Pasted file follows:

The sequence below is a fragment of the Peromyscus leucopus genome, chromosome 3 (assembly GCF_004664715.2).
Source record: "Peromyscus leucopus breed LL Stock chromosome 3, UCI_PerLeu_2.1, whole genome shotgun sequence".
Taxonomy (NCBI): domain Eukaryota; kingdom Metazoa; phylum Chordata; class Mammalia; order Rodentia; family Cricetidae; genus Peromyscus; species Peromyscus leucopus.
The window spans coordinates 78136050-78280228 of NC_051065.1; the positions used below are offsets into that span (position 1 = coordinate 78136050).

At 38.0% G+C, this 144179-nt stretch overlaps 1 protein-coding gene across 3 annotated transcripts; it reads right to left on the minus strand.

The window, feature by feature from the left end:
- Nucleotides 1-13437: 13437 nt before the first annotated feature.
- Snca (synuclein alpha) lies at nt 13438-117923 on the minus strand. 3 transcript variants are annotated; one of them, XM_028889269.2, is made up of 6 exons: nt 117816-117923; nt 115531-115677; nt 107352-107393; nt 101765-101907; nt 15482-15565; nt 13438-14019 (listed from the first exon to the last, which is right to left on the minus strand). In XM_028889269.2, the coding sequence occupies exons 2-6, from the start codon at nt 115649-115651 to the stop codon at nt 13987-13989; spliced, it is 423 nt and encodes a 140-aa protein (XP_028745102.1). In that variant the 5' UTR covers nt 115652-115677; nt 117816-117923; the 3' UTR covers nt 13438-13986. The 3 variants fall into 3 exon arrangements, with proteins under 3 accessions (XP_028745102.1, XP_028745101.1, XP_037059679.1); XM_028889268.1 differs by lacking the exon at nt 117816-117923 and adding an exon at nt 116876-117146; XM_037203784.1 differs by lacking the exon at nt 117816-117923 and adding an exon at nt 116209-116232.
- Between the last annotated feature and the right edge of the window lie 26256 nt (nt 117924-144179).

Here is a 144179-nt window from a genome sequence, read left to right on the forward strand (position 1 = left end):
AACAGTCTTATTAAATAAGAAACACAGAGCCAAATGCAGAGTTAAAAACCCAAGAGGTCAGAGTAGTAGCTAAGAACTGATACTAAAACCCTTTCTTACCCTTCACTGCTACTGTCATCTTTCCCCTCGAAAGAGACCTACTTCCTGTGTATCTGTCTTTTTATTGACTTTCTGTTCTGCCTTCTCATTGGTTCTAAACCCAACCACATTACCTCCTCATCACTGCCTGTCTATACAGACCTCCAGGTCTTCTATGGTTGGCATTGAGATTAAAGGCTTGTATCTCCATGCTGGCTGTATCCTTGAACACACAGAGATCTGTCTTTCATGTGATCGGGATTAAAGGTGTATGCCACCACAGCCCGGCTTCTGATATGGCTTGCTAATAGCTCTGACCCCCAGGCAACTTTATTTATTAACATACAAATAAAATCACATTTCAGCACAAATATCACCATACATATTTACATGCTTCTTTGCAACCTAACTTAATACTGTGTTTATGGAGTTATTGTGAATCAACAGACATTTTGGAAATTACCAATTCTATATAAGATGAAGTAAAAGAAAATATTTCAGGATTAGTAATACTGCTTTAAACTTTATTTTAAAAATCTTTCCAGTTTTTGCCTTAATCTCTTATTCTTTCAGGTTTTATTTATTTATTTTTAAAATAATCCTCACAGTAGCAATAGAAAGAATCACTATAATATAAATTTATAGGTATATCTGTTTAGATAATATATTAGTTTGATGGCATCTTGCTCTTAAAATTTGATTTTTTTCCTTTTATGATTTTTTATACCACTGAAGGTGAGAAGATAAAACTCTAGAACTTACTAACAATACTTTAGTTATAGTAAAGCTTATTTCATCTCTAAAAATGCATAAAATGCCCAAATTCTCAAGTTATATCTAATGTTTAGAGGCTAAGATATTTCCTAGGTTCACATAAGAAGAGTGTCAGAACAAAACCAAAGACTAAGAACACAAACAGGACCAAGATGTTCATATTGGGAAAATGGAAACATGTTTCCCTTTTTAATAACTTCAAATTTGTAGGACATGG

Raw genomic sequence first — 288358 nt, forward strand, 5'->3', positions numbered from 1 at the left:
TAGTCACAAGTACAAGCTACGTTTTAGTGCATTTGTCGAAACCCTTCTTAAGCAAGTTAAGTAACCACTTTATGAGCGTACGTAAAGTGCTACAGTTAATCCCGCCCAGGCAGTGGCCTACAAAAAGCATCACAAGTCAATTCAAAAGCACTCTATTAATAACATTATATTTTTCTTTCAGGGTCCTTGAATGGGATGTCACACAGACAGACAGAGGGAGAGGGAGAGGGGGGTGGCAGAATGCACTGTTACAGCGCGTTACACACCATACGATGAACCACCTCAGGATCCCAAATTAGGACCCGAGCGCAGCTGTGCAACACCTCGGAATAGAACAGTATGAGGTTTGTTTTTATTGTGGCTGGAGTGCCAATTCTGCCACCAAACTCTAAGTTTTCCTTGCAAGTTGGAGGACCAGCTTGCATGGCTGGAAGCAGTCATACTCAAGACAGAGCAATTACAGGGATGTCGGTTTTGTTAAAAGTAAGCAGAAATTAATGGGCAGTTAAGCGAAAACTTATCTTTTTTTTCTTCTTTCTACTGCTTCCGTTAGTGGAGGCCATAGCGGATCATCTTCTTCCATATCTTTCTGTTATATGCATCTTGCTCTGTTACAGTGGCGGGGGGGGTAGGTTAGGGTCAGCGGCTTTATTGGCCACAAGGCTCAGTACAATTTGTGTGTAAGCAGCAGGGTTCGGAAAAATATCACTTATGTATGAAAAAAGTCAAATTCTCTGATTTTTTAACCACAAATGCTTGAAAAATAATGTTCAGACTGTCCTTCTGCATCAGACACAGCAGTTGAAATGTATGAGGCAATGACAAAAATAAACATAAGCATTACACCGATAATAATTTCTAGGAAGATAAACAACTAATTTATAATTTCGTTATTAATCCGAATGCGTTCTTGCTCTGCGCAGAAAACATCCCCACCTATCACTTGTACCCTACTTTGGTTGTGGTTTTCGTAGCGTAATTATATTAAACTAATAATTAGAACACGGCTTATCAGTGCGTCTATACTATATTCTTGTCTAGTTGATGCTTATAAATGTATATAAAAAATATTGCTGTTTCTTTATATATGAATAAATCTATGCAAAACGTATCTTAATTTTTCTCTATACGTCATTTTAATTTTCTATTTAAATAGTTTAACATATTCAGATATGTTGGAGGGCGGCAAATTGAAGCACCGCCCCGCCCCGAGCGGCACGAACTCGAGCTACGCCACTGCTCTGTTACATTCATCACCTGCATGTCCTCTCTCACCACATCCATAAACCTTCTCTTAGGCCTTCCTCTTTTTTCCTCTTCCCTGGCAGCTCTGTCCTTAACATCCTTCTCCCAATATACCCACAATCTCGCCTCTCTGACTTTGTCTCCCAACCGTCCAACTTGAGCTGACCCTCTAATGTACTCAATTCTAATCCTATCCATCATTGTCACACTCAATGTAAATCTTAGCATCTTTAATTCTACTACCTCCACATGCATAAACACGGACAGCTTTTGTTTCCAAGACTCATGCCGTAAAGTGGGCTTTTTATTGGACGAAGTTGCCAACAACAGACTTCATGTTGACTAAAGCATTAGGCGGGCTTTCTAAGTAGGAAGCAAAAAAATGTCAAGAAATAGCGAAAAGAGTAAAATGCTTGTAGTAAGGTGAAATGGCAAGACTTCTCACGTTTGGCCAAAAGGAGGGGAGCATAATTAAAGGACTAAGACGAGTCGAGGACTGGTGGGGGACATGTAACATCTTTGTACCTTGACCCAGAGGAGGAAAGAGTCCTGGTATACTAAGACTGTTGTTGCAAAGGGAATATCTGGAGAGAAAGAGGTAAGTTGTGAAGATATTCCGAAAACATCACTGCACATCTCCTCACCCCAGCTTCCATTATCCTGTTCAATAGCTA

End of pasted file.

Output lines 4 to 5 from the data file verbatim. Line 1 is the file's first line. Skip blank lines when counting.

The window spans coordinates 78136050-78280228 of NC_051065.1; the positions used below are offsets into that span (position 1 = coordinate 78136050).

At 38.0% G+C, this 144179-nt stretch overlaps 1 protein-coding gene across 3 annotated transcripts; it reads right to left on the minus strand.